Teacher resource

Yulunga: kungirruna

Various types of running and stepping games were played in many parts of Australia. This is a running and stepping activity in which players step on (or over) markers. The Yulunga: Traditional Indigenous Games resource was developed to provide all Australians with a greater understanding and appreciation of Indigenous culture ...

StillImage

Harbour swimming, Manly, 1960

This is a colour photograph depicting young children diving off a special apparatus at Manly Beach. The photograph was taken by Bill Brindle, who worked for the Australian News and Information Bureau. It is part of an online showcase called 'Summers Past'. Information about this particular item can be located in its educational ...

Teacher resource

Yulunga: meetcha boma

A hockey game was played by the Noongar people in the south of Western Australia. The game was called meetcha boma (‘nut striking’) in the Perth area. A meeja or meetcha (red gum nut) was used as the ball and a piece of wood with a crooked root (bandeegurt) as the hockey stick. The stick was generally bent into shape with ...

Teacher resource

Yulunga: jagera

A diving and underwater-swimming activity was played by the Jagera (or Jagara) people in the Brisbane area. The people would dive for white stones or bones that were thrown into the water. Children who played this game would also have contests of staying underwater, and underwater swimming races. A game of diving and retrieving ...

Teacher resource

Yulunga: pucho-pucho tau-i-malle

This stone rolling and stopping game was originally described as ‘stick-and-stone’ and was played by men in the Boulia district of Queensland. The Pitta-Pitta people referred to it as pucho-pucho tau-i-malle. This is a ball rolling and stopping activity involving two groups of players. The Yulunga: Traditional Indigenous ...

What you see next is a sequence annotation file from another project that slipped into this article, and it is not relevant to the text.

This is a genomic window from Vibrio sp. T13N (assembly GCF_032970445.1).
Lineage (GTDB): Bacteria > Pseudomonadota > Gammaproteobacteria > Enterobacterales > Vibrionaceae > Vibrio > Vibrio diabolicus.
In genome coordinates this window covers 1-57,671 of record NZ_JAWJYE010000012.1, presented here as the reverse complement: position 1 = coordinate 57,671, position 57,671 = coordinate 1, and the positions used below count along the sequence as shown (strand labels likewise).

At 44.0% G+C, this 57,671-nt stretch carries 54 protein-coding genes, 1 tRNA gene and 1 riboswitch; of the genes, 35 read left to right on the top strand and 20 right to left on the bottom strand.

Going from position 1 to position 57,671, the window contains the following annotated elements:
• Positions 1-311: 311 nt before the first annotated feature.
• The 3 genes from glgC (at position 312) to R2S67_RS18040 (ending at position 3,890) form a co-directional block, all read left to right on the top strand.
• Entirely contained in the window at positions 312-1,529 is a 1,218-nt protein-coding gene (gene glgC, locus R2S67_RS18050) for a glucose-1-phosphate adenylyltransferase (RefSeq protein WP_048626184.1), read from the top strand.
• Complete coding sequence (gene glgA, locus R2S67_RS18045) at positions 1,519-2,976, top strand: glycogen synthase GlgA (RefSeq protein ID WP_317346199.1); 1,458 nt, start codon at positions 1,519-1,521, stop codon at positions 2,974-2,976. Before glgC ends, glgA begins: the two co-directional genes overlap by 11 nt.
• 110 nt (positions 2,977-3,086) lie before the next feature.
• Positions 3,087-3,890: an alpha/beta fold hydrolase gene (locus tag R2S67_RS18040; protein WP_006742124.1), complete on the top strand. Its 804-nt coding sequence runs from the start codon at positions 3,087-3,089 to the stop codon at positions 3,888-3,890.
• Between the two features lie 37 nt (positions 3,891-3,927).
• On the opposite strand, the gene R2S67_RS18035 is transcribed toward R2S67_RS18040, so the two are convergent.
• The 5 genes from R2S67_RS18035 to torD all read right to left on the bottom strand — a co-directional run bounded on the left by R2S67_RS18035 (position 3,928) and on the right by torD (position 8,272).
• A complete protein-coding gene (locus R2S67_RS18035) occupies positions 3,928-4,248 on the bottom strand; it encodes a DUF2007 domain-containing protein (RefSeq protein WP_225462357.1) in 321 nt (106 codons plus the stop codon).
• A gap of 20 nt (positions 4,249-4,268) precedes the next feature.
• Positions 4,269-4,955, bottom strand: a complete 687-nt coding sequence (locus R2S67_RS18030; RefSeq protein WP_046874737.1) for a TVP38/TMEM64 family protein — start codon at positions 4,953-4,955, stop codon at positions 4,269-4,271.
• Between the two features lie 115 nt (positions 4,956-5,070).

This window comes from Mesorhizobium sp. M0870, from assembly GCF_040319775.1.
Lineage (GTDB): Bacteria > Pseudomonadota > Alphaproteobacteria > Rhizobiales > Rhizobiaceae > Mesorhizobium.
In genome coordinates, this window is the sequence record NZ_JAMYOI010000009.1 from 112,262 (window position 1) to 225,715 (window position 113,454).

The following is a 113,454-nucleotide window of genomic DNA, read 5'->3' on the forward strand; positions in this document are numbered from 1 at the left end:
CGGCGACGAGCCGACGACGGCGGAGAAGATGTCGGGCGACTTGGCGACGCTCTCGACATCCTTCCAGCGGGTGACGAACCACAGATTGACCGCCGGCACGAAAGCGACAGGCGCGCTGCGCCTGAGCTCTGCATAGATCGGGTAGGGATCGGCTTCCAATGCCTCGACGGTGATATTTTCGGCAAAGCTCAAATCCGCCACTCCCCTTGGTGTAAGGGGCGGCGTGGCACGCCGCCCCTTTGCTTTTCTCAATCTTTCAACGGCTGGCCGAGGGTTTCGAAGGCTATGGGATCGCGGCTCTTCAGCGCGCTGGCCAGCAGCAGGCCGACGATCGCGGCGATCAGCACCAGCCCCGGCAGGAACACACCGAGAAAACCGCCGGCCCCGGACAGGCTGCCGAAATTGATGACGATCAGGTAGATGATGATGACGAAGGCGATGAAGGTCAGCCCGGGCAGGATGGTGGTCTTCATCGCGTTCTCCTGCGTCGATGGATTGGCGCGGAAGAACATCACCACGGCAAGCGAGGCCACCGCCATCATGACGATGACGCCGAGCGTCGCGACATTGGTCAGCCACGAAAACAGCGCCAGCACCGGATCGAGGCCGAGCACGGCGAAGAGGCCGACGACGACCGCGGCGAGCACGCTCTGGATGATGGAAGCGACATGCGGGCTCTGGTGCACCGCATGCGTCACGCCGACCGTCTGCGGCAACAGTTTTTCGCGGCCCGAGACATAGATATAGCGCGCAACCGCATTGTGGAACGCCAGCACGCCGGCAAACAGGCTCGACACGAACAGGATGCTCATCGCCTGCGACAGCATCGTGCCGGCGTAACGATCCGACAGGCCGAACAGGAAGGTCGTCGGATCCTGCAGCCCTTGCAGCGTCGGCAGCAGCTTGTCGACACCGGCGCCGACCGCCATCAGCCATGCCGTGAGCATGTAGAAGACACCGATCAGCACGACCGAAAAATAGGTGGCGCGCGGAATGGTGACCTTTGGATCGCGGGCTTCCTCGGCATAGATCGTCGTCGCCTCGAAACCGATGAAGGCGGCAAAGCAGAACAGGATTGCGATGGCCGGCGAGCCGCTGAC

Interactive Resource

Invictus Games Sydney 2018 – Stage 3 – Adaptive sports and games

Everyone can play. That's the message in this Stage 3 unit on adaptive and inclusive sports and games. Adaptive sports are not just for people with a disability, in fact adaptive sports make important changes that allow everyone to play in a fair and fun way. Learn about some of the adaptive sports played at the Invictus ...

Teacher resource

Yulunga: kal boming

The Kal boming (fire-hitting) game was played by the Noongar people in the southern districts of Western Australia and called for both agility and strength. A fire was lit either on the ground or the top of a Balga or Xanthorrhoea (‘grass tree’). The players divided themselves into two teams. One side tried to put the fire ...

Teacher resource

Yulunga: epoo korio

Epoo korio was a wrestling game of the Kiwai people of Papua and some people in the northern parts of the Torres Strait Island region. This is a team game in which attackers attempt to knock over a mound of sand and defenders try to stop them. The level of physical contact is controlled. The Yulunga: Traditional Indigenous ...

Teacher resource

Yulunga: Tur-dur-er-rin

The lessons learned around the camp fire were often required for survival. Tur-dur-er-rin, war-rok-minder- neit, or work-ern-der-eit, was a wrestling game from Victoria in which the most skilful, or perhaps the strongest, proved to be the winner. The old men and women and the children acted as spectators and sat down around ...

Teacher resource

Yulunga: kaidu babu

This is a popular water game that was observed being played at Mabuiag Island in the Torres Strait region, by Margaret Lawrie in the 1960s. This is an underwater swimming game. The object of the game is to see who can swim the longest distance underwater. The Yulunga: Traditional Indigenous Games resource was developed ...

Teacher resource

Yulunga: marutchi

Marutchi or black swan was a water game played by the Jagara (or Jagera) people in the Brisbane area. It was often played among inhabitants from different areas. Some of the players were very clever and could avoid being caught. If a player became tired he or she could be replaced by another player. Spectators were not ...